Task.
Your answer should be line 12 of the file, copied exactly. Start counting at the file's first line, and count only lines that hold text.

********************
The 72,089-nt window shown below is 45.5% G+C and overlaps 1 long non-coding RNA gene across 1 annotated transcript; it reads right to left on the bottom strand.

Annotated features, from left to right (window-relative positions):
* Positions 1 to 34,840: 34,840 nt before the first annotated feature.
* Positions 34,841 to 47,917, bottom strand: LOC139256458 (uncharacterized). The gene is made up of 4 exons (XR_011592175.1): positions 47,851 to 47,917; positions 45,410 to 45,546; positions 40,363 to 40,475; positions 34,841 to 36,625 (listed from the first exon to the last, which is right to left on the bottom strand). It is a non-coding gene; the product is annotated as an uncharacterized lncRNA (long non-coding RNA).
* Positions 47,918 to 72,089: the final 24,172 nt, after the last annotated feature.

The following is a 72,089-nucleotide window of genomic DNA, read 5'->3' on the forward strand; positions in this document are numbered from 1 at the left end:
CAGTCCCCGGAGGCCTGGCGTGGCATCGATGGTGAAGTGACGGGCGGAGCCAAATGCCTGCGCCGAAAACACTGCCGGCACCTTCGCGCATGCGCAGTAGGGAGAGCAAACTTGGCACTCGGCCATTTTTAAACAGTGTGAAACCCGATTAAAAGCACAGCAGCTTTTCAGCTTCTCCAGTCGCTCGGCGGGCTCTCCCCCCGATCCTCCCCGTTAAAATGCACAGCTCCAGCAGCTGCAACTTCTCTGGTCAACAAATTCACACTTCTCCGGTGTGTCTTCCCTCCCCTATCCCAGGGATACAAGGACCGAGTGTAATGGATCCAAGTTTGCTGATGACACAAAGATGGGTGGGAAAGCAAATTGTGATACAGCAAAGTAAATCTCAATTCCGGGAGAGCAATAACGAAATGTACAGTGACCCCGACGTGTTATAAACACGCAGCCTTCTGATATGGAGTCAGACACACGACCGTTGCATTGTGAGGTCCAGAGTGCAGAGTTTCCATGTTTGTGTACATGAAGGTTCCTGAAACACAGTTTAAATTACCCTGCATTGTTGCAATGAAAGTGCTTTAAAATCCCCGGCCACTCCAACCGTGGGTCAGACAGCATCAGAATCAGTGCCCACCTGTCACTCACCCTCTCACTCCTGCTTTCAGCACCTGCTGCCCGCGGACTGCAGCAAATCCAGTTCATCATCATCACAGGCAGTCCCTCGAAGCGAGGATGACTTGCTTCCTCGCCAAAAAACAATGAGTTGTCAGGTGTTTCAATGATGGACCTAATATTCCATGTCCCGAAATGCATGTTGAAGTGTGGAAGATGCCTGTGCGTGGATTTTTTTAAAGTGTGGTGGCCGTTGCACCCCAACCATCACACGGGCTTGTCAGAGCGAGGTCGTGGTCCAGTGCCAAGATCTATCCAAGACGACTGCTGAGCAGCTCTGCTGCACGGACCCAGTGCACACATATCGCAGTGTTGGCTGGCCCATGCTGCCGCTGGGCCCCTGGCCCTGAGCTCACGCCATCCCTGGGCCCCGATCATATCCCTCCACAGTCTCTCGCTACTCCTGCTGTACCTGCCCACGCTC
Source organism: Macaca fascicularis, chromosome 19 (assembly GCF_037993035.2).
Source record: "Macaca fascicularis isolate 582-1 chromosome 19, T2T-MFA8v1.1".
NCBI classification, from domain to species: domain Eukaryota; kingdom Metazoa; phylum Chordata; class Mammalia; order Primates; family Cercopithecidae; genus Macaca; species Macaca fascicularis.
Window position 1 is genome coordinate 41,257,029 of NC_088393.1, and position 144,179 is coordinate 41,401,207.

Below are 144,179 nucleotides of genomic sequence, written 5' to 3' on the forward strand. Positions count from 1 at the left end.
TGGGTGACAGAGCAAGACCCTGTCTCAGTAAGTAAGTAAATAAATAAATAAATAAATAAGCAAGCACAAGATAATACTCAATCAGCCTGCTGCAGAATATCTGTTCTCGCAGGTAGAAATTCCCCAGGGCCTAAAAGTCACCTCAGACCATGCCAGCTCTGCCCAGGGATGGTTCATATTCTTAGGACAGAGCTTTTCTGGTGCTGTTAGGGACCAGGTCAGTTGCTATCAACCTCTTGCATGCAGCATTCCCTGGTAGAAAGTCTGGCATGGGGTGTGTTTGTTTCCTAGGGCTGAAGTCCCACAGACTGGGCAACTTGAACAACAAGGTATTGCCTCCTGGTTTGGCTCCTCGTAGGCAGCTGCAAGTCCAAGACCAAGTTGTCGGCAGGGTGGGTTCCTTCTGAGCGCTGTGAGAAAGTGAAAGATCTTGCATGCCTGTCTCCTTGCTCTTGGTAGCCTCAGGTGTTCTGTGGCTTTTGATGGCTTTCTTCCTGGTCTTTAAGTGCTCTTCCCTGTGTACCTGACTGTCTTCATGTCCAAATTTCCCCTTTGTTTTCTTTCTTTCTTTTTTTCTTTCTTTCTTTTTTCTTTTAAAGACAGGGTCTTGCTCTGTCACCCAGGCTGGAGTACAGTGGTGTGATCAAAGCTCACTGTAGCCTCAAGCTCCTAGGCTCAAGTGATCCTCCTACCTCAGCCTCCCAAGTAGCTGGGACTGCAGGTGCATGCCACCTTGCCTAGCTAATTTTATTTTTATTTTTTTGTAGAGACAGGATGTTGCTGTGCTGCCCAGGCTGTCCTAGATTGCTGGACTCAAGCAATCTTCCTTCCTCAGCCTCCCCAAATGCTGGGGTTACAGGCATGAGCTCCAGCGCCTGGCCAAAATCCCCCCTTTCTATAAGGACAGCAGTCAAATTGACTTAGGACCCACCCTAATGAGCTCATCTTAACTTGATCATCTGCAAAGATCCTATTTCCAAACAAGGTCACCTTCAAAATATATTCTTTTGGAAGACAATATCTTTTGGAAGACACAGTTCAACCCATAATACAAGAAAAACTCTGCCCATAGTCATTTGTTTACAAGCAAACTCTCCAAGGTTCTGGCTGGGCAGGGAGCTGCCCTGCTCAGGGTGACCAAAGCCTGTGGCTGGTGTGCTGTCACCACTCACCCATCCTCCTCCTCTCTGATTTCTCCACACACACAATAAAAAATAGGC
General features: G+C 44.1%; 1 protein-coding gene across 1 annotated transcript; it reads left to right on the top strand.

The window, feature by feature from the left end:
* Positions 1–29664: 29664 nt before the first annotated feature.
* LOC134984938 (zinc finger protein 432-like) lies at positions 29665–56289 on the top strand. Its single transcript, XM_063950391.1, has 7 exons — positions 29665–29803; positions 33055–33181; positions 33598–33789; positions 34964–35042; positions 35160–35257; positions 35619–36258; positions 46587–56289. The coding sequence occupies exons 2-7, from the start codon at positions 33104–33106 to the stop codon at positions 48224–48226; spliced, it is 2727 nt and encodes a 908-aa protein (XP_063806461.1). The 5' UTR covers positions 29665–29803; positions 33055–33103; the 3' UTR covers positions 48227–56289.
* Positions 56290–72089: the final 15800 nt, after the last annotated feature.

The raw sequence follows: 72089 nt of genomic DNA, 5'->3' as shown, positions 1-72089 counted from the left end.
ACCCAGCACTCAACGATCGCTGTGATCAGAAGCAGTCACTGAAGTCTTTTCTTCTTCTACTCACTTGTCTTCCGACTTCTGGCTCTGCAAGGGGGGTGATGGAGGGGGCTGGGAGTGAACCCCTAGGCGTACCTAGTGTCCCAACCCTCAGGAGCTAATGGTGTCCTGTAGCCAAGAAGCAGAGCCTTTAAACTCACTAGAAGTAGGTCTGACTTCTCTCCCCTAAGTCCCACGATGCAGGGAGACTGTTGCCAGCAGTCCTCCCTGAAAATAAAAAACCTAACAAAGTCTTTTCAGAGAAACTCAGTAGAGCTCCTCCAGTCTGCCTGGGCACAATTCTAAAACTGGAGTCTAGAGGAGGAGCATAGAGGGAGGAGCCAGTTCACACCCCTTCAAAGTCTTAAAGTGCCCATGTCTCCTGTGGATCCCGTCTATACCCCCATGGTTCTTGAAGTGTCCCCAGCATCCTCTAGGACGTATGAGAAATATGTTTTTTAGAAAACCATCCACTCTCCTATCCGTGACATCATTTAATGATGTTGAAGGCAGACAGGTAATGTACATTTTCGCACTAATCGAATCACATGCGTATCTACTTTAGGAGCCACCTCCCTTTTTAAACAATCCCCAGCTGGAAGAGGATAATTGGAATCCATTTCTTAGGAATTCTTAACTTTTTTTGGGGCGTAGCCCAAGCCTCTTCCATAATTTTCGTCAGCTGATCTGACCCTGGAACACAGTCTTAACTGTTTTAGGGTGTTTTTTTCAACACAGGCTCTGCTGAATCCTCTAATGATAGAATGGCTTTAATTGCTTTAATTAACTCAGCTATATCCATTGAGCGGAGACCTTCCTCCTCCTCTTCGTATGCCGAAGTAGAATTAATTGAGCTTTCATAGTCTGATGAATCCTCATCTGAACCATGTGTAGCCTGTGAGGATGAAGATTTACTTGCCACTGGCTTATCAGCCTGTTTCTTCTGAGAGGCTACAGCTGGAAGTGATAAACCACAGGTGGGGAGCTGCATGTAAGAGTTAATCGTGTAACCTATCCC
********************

Below are 144,179 nucleotides of genomic sequence, written 5' to 3' on the forward strand. Positions count from 1 at the left end.